Christy McDonald  Looking at the next point you made, will students return?  They are down 53,000 students across the state and over 10,000, Lori, are unaccounted for, meaning they don’t even know where those students went.

Lori Higgins, Bureau Chief, Chalkbeat Detroit  Exactly, that number is actually 13,000, which is a huge number in Michigan.  And we’re seeing this not just in Michigan, but it’s happening across the country.  Yes, so these are students where they have not notified their schools about what they’re doing.  And so, we don’t know, it could be that some of these kids are in a quality learning environment, but it could also be that they’re not and they may eventually return to, you know, public schools.  And the question is what, what kind of education have they gotten in that year that they have essentially been lost?  But it’s not just that 13,000 we have the kindergarten enrollment is down by 13,000 as well.  And that’s an indication that a lot of parents are delaying enrolling their kids in kindergarten in a state where we are increasingly talking about the importance of improving early literacy.

Christy McDonald  And that really kind of brings us to the next point you’re talking about, which is a focus on literacy.  And if you have kids who have been kept home for that first year of kindergartner, had been home schooled and then get put back into public school.  Let’s say that they are the same level, let’s say that they’re behind, and we had that third-grade literacy law that had been suspended for this year.  That’s the question of how behind kids will be or maybe won’t be.

Lori Higgins, Bureau Chief, Chalkbeat Detroit  Exactly. and we don’t know.  I mean, the question is still out there about whether or not the legislature will suspend that law again this year.  You know, last year, school districts were supposed to hold back students who were in third grade, but far behind academically.  But, you know, they suspended it for a year. You know, there’s no indication what might happen this year.  And you’re right, I mean, if there are kids who are not being educated right now or not being educated adequately, we could see far more students who are eligible to be held back this year than previously predicted.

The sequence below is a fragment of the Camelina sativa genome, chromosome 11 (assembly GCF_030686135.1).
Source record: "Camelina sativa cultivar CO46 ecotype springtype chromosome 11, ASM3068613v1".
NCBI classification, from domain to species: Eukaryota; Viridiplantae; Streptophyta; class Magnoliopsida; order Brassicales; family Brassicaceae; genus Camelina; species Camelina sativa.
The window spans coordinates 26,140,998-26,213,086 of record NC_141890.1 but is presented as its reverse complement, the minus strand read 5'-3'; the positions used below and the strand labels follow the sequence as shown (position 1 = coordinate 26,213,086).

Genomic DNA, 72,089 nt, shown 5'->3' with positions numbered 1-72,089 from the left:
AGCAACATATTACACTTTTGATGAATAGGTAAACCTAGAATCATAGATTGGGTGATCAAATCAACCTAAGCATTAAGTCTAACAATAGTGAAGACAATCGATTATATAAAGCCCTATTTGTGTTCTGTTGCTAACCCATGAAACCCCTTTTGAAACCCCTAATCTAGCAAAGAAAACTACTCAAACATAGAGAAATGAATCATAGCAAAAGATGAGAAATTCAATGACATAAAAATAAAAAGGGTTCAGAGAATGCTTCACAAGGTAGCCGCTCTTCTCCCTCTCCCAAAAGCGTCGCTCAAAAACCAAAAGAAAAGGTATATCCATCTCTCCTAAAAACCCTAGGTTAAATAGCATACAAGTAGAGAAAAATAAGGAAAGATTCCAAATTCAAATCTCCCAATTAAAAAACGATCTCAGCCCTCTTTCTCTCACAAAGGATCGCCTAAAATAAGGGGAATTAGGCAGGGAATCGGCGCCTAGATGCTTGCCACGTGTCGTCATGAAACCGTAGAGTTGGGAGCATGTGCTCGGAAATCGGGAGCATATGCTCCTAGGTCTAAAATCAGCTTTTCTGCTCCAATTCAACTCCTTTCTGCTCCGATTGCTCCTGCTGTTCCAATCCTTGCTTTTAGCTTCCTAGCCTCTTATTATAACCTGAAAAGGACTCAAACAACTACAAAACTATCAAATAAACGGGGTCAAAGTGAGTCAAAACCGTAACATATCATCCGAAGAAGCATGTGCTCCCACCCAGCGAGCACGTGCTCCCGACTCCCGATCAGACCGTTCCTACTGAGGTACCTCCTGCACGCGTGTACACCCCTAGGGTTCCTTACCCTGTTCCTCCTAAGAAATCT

Christy McDonald  Testing and accountability, we all know that the standardized tests for Michigan always come in the springtime.  That we’ve, Michigan has opted out of that or they’ve been waived out of that.

Lori Higgins, Bureau Chief, Chalkbeat Detroit  Not for this year, they were waived, the US Department of Education issued waivers last year.  So, we didn’t have to do the state testing last year.  Michigan is among a number of states that have asked for another waiver for this year because they don’t think that it’s, it makes sense to test students during a pandemic.  But that waiver has not come, and so we could be heading into a situation where students will have to sit down and take this standardized test beginning in March or April.

Christy McDonald  And you sit there, and you say, if we don’t, if those students don’t take that test, how do you find out where we are?  How do you find out what’s happened or what kind of learning loss has been over the last year or so

Lori Higgins, Bureau Chief, Chalkbeat Detroit  Districts have their own tools, and the state actually is requiring part of the return to school legislation that was passed over the summer.  Requires that schools test students a couple of times, at least two times during the school year, to measure how much growth.  There should be no question about how much learning loss they’ve experienced, because districts are constantly assessing them on what they call benchmark assessments.